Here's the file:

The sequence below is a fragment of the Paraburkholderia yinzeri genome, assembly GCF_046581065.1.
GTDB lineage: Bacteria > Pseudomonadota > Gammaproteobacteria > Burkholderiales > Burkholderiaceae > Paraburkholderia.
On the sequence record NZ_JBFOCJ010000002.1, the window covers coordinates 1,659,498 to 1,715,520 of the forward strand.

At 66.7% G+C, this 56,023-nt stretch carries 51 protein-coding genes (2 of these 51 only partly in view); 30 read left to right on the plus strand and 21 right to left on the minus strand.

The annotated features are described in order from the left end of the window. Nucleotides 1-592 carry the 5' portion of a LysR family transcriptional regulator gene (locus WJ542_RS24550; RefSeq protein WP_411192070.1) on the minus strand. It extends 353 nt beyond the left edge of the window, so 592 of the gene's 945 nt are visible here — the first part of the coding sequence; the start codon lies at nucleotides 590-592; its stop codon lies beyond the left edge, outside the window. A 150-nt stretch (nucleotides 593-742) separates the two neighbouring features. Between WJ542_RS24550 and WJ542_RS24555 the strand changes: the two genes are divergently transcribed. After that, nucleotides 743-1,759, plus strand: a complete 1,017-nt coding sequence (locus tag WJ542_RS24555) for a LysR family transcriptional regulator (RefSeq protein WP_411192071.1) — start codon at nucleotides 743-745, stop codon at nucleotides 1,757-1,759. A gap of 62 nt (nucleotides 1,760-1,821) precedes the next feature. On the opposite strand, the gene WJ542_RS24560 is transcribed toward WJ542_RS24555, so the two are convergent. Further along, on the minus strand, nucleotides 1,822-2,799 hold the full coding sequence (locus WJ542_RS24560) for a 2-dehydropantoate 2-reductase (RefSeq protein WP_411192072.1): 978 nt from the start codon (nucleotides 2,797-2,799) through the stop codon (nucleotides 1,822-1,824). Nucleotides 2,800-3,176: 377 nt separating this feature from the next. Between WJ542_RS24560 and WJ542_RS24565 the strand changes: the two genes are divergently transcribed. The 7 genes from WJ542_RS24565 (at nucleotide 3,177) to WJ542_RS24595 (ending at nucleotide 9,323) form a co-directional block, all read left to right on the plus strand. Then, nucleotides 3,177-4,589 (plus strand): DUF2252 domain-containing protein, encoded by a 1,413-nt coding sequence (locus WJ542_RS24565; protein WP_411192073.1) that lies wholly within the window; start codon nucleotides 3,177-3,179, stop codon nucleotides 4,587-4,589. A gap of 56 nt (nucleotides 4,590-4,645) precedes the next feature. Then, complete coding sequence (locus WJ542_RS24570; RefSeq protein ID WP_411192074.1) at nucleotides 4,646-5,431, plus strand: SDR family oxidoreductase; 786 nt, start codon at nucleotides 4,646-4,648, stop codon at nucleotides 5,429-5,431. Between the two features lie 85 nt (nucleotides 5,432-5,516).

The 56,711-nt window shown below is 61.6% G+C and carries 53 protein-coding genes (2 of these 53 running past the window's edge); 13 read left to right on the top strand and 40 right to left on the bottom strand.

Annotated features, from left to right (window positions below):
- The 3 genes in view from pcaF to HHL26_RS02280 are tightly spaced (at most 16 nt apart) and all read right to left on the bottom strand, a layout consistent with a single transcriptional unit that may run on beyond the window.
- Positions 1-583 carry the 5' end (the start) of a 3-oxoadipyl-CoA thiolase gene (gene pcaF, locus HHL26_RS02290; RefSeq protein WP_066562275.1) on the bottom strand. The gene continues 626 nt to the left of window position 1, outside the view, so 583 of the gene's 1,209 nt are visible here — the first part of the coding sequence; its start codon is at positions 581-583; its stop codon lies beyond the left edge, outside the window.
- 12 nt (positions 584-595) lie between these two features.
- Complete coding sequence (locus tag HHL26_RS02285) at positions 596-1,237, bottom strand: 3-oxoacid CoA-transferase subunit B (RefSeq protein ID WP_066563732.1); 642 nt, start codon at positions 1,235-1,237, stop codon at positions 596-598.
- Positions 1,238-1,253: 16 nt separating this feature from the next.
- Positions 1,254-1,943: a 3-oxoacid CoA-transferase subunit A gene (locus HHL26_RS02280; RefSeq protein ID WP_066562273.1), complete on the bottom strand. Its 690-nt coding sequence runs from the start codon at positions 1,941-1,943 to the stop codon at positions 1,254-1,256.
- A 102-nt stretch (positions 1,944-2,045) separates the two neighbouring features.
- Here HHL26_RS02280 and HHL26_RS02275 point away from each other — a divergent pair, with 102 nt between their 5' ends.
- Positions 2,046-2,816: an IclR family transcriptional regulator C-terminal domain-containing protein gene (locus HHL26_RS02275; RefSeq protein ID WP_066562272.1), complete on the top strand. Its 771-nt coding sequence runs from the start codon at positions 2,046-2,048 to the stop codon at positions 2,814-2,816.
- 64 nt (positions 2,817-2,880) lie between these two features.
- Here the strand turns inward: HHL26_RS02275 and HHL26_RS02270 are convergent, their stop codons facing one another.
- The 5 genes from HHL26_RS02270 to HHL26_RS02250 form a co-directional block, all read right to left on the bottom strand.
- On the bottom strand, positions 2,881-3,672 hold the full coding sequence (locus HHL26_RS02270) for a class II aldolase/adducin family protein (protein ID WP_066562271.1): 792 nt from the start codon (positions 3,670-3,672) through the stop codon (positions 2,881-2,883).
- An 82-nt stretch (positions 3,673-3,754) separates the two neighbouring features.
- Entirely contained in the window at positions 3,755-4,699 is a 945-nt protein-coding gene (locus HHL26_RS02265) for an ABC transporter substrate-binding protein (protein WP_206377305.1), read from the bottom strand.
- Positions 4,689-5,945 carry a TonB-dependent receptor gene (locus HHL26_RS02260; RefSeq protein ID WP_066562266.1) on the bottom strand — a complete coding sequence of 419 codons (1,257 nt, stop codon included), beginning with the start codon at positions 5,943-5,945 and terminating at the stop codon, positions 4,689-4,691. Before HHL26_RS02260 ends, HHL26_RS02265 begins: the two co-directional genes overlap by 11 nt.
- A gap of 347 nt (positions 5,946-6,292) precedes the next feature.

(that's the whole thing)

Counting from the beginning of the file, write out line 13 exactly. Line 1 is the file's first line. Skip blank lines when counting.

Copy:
- Positions 1,254-1,943: a 3-oxoacid CoA-transferase subunit A gene (locus HHL26_RS02280; RefSeq protein ID WP_066562273.1), complete on the bottom strand. Its 690-nt coding sequence runs from the start codon at positions 1,941-1,943 to the stop codon at positions 1,254-1,256.